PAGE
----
Scalability & Performance Process

1. Understand the business

The most important part of any analysis and planning operation is understanding where you are starting from and precisely what you want to achieve.
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2. Define objectives

Once the challenges and goals have been defined at a high level, we must delve deeper to define our objectives in a way that makes sense on both the business and engineering level. By formalizing objectives in both business and engineering terms it allows us to translate them into existing challenges and define concrete plans to address them.
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3. Perform analysis

Continuously collecting and reviewing metrics about all the different components of the architecture is of paramount importance to determining possible issues. Success is only speculative until we can differentiate aberrations from baseline operation and empirically evaluate the impact of a deployed fix or the cost of a new feature.
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4. Achieve goals

Providing a solution to a problem is not as simple as fixing bugs, hacking code, or deploying new servers. In order to a achieve our goals, we make sure that we know where we are going and know when we've arrived. This ensures that the solution delivered actually addresses the problem at hand or succinctly defines a new one.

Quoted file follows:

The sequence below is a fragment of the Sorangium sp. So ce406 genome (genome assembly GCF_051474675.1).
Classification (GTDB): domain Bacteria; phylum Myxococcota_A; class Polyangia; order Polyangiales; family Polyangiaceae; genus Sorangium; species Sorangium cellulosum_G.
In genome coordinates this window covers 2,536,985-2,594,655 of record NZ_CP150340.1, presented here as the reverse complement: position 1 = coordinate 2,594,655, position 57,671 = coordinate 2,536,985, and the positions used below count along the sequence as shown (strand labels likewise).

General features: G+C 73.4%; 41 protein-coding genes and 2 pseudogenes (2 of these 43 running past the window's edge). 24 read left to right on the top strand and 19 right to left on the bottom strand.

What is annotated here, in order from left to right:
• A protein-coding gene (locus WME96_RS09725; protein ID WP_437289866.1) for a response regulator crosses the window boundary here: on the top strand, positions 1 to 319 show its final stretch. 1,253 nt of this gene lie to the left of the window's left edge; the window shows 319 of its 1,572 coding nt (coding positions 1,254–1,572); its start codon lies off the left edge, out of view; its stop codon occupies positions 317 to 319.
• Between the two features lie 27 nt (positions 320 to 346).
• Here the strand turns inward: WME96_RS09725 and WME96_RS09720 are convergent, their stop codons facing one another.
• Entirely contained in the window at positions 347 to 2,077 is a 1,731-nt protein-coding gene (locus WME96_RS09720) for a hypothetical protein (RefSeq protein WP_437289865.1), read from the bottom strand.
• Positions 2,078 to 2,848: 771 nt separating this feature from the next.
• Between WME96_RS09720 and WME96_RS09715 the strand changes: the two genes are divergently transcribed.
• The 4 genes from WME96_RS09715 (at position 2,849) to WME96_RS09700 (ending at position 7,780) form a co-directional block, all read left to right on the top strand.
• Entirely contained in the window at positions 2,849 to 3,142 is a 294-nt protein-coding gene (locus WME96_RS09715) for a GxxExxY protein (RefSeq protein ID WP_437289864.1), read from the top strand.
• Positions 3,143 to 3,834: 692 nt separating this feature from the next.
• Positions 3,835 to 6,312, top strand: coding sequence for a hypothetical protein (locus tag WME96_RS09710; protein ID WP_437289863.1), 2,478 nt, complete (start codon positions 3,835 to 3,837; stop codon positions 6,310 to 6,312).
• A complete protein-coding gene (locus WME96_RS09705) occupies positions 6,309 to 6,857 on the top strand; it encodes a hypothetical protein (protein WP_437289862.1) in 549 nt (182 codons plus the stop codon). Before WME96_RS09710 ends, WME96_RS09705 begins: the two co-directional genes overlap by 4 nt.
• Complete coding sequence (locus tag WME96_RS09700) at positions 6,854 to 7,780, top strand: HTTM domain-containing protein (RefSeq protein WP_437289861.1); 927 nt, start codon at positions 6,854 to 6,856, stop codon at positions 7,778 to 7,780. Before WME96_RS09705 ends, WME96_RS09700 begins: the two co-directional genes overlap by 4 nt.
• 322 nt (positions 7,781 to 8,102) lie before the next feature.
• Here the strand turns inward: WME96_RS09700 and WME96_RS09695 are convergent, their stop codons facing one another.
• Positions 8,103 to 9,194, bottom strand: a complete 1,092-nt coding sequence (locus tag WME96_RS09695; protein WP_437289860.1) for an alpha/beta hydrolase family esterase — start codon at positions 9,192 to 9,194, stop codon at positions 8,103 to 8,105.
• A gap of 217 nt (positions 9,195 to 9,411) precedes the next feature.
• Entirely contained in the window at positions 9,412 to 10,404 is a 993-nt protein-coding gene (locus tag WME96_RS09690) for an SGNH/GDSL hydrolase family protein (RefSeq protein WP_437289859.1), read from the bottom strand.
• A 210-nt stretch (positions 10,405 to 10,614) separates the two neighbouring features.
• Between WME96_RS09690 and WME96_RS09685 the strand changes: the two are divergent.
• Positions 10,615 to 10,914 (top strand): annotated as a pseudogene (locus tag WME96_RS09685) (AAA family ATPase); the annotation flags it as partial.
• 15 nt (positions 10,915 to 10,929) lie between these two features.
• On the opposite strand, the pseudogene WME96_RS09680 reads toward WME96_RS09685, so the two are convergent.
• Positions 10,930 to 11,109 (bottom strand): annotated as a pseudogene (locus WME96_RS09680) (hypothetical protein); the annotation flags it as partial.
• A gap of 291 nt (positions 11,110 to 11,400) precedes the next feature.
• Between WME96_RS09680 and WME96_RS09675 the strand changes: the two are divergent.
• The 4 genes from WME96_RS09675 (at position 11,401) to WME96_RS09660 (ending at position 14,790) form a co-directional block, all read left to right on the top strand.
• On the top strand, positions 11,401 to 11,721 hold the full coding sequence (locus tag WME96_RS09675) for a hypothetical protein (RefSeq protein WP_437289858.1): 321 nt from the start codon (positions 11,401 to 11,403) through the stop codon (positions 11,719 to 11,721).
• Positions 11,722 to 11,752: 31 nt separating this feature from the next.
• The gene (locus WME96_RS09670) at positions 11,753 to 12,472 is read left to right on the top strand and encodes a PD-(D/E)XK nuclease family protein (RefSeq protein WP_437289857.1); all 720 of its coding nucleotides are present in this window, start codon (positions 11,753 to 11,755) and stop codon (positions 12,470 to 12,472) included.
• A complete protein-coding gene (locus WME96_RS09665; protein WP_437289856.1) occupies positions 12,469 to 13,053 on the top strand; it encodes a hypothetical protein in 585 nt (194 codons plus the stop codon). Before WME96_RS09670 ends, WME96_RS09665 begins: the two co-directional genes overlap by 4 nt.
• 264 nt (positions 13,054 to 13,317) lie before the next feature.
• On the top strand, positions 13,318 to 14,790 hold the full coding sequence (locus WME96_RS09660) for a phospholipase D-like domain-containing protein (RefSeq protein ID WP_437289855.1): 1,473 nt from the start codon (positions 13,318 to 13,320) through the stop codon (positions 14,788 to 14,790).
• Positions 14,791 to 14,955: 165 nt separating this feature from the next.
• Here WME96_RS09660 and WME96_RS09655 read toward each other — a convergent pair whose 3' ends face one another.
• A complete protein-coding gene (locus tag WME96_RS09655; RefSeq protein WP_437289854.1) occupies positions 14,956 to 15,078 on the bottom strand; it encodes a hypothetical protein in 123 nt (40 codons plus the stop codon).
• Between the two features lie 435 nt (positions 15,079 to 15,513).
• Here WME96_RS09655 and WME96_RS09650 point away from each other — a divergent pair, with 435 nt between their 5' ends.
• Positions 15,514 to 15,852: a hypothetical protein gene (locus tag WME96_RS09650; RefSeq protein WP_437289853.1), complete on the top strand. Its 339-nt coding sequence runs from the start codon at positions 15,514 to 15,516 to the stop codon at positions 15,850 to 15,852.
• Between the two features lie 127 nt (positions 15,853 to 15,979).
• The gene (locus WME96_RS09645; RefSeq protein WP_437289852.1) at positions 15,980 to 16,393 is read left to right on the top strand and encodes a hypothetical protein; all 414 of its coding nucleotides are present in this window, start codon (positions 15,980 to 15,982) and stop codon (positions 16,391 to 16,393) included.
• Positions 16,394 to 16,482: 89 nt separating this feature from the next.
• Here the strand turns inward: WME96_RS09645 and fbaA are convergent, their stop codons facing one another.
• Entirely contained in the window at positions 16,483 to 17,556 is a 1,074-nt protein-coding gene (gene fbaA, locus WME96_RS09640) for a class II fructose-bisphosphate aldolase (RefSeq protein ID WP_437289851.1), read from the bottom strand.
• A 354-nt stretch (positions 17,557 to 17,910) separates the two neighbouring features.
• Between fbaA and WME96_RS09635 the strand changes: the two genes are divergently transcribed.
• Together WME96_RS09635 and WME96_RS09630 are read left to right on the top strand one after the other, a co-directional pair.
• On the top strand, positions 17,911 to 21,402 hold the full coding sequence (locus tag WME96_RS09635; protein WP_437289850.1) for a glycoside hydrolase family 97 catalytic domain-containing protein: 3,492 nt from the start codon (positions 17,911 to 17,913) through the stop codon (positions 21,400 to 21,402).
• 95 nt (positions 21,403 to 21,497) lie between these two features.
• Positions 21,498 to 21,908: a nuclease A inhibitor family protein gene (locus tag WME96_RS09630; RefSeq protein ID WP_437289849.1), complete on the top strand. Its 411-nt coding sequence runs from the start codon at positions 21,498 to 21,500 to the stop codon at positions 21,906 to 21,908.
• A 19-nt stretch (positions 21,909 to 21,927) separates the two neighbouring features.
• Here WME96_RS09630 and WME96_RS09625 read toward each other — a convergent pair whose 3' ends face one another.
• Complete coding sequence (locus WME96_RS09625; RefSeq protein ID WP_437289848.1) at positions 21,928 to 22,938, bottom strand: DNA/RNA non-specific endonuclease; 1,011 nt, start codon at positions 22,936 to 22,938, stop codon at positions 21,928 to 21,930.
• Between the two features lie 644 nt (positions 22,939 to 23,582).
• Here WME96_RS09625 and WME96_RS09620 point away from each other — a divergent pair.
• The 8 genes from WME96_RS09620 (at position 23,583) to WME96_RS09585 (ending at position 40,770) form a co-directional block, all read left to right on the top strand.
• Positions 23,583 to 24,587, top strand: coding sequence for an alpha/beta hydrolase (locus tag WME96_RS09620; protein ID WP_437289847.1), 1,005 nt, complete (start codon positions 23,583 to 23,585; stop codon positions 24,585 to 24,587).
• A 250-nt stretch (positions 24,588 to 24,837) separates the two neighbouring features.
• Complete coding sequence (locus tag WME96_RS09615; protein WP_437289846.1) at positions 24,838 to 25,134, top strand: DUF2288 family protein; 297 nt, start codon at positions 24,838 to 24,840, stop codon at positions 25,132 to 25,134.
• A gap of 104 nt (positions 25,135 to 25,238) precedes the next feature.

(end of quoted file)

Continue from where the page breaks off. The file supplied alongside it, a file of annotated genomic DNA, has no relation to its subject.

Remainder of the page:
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We came to OmniTI seeking an outsourced technology solution and have instead found a collaborative partner. There are a multitude of IT providers available — what sets OmniTI apart is their intuitive understanding of our business requirements. Putting the mission critical aspects of a high volume (35 million members, over 1 Billion data sets, 25 million daily emails, 1 Billion annual transactions) database marketing system like FreeLotto in the hands of outsiders raises a multitude of daunting concerns. These guys identify issues before they surface AND develop creative, economical solutions that work — on time and on budget. We expect this ideal partnership will continue to grow as we expand our product offerings.

~ Kevin J. Aronin, Chairman and CEO, PlasmaNet, Inc. — home of FreeLotto.

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